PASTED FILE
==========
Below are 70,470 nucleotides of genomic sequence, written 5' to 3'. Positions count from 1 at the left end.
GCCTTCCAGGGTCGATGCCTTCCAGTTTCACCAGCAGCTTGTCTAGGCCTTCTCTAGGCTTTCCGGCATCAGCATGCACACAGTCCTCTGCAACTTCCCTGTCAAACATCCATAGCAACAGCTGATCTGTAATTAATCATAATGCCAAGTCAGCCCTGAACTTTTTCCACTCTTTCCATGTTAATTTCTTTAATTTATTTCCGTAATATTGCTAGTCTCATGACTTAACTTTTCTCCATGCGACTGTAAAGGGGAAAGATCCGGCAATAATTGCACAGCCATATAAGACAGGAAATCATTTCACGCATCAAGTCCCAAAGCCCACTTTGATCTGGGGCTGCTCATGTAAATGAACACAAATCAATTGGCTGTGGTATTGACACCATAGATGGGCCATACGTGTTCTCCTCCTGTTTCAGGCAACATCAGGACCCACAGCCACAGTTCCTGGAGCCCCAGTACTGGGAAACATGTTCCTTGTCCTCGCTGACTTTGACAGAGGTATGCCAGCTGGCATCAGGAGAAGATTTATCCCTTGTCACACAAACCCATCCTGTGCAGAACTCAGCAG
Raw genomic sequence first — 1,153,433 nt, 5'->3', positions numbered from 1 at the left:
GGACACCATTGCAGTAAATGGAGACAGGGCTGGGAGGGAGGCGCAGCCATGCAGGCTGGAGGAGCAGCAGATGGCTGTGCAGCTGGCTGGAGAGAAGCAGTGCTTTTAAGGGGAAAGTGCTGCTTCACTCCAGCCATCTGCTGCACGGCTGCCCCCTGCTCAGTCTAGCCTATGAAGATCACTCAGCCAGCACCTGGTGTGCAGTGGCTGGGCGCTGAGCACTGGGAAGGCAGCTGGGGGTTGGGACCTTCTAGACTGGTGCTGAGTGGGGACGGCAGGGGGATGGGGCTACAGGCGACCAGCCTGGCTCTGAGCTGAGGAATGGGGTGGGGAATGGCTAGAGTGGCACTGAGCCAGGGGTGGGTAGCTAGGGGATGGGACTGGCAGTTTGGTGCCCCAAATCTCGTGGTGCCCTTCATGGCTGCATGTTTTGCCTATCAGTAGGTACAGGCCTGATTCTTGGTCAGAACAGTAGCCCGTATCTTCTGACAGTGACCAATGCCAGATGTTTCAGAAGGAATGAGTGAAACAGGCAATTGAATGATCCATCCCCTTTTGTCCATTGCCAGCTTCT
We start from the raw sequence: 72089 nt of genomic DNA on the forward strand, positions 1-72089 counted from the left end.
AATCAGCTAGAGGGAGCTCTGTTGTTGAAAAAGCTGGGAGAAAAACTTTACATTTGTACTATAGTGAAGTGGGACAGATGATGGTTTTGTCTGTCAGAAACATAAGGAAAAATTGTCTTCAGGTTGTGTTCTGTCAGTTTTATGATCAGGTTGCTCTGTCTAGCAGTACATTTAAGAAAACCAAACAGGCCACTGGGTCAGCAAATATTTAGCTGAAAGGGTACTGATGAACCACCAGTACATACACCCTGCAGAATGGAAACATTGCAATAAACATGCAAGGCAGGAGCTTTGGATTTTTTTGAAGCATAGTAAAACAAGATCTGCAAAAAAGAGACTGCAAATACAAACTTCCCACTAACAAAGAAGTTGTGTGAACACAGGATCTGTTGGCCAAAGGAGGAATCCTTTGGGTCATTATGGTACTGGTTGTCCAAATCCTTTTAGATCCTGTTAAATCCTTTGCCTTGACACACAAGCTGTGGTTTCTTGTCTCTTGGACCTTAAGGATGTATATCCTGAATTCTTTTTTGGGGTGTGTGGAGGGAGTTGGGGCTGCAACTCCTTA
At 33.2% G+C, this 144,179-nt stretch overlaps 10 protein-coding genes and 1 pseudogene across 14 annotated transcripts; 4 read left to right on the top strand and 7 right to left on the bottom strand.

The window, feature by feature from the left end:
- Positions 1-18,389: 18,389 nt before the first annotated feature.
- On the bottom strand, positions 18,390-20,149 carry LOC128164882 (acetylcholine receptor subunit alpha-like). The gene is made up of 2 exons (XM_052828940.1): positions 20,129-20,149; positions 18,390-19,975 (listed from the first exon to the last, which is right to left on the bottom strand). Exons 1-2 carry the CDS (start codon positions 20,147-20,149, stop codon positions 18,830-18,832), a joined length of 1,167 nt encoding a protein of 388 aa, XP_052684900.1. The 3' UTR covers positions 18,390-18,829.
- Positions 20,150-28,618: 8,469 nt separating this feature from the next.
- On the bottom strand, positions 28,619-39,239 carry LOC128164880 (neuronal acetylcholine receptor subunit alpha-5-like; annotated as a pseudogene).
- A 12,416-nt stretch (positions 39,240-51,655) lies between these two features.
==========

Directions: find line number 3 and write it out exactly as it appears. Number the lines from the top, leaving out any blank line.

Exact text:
Raw genomic sequence first — 1,153,433 nt, 5'->3', positions numbered from 1 at the left: